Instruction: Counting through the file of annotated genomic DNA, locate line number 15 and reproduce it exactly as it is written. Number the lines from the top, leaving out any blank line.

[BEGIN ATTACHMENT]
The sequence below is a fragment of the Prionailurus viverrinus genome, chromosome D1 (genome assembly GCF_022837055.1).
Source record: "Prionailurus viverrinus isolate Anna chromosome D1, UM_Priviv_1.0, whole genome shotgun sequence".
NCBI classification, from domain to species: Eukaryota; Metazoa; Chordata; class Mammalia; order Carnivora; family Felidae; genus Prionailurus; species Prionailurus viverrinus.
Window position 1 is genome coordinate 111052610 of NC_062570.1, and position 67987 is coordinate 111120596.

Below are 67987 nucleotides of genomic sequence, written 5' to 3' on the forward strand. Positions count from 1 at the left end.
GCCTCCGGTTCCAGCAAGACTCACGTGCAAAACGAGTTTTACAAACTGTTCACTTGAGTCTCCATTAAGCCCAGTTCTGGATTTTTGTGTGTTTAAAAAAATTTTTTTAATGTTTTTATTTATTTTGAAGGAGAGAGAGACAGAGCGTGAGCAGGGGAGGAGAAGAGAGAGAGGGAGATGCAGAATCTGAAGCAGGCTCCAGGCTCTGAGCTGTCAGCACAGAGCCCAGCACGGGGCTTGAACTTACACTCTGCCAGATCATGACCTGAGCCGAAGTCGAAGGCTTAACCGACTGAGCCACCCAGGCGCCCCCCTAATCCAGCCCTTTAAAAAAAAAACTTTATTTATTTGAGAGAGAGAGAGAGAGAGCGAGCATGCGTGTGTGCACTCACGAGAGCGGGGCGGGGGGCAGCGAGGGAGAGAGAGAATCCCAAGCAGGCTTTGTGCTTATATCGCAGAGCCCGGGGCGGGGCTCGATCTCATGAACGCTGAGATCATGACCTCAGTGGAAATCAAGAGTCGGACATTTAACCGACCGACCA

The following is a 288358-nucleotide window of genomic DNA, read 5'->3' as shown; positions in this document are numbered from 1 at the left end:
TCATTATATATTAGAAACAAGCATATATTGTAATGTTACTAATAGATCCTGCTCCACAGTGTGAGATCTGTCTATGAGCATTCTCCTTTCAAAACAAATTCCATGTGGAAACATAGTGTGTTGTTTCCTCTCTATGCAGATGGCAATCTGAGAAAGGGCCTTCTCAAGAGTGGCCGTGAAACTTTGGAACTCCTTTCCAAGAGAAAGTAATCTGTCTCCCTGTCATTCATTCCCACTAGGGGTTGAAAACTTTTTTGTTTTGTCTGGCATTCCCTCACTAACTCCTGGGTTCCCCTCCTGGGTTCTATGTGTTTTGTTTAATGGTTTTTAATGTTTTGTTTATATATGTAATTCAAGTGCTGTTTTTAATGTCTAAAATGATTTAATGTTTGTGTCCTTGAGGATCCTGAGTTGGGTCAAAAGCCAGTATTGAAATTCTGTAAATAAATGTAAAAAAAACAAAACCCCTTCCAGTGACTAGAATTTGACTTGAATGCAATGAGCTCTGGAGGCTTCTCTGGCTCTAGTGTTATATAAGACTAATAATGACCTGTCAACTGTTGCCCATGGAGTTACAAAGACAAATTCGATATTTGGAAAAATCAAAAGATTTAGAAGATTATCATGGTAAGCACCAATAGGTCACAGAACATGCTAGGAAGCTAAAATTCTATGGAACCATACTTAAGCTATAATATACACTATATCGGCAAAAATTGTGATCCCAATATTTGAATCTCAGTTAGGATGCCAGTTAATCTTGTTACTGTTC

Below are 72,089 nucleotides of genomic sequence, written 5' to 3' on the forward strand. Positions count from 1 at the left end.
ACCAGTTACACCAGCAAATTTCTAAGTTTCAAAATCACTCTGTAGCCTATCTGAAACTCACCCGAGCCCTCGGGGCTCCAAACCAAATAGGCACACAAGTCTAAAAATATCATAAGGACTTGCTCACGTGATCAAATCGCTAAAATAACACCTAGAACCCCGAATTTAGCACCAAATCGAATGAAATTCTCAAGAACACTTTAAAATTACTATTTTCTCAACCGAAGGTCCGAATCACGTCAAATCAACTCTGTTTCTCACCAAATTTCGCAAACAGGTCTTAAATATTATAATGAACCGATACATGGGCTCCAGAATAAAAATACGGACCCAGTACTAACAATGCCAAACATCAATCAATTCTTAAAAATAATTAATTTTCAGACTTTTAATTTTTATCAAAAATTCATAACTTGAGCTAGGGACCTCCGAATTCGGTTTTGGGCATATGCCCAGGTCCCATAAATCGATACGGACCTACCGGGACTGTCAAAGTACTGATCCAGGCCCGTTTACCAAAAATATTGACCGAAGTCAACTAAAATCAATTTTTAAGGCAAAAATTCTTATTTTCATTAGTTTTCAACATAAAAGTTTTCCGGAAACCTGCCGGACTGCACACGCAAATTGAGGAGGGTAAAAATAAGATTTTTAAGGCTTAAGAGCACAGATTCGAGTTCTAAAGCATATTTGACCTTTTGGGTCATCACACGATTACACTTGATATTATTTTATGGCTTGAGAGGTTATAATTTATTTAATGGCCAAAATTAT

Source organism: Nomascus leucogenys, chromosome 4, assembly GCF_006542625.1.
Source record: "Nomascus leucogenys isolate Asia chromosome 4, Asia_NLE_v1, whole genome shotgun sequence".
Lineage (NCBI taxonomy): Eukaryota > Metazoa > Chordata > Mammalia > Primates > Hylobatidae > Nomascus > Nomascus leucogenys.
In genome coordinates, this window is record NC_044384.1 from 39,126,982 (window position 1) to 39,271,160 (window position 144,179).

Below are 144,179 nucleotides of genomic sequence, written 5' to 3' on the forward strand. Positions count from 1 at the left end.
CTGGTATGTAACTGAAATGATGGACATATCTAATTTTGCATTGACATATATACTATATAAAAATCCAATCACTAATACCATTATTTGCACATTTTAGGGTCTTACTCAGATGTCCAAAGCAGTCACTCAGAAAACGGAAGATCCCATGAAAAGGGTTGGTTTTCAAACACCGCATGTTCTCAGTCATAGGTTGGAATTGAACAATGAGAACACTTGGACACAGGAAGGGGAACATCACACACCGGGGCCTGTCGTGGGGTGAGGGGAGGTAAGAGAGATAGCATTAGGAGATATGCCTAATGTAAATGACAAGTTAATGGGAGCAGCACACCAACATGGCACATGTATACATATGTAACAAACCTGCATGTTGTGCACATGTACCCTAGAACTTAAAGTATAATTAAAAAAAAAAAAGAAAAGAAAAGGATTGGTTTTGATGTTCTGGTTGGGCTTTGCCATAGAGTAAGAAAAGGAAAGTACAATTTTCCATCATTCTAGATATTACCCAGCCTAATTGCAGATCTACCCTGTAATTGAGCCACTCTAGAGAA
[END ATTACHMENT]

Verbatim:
Below are 144,179 nucleotides of genomic sequence, written 5' to 3' on the forward strand. Positions count from 1 at the left end.